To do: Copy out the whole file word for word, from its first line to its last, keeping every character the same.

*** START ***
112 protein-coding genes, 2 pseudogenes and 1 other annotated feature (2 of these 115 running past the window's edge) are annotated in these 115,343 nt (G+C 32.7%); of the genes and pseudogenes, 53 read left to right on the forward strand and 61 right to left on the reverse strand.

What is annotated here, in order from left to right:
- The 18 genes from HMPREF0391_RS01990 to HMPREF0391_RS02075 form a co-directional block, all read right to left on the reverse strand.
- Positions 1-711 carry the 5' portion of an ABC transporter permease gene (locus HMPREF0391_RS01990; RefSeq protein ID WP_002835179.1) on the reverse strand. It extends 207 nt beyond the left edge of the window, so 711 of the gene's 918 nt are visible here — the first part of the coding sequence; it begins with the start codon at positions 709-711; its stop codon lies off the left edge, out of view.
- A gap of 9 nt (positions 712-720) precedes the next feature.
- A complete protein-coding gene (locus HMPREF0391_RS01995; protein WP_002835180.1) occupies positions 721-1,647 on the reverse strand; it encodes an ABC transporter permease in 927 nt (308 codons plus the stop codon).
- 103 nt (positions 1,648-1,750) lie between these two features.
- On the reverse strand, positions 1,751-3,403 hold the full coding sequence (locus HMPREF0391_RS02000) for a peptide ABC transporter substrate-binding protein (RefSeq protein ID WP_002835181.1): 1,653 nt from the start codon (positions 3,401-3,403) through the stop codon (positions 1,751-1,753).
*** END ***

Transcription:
112 protein-coding genes, 2 pseudogenes and 1 other annotated feature (2 of these 115 running past the window's edge) are annotated in these 115,343 nt (G+C 32.7%); of the genes and pseudogenes, 53 read left to right on the forward strand and 61 right to left on the reverse strand.

What is annotated here, in order from left to right:
- The 18 genes from HMPREF0391_RS01990 to HMPREF0391_RS02075 form a co-directional block, all read right to left on the reverse strand.
- Positions 1-711 carry the 5' portion of an ABC transporter permease gene (locus HMPREF0391_RS01990; RefSeq protein ID WP_002835179.1) on the reverse strand. It extends 207 nt beyond the left edge of the window, so 711 of the gene's 918 nt are visible here — the first part of the coding sequence; it begins with the start codon at positions 709-711; its stop codon lies off the left edge, out of view.
- A gap of 9 nt (positions 712-720) precedes the next feature.
- A complete protein-coding gene (locus HMPREF0391_RS01995; protein WP_002835180.1) occupies positions 721-1,647 on the reverse strand; it encodes an ABC transporter permease in 927 nt (308 codons plus the stop codon).
- 103 nt (positions 1,648-1,750) lie between these two features.
- On the reverse strand, positions 1,751-3,403 hold the full coding sequence (locus HMPREF0391_RS02000) for a peptide ABC transporter substrate-binding protein (RefSeq protein ID WP_002835181.1): 1,653 nt from the start codon (positions 3,401-3,403) through the stop codon (positions 1,751-1,753).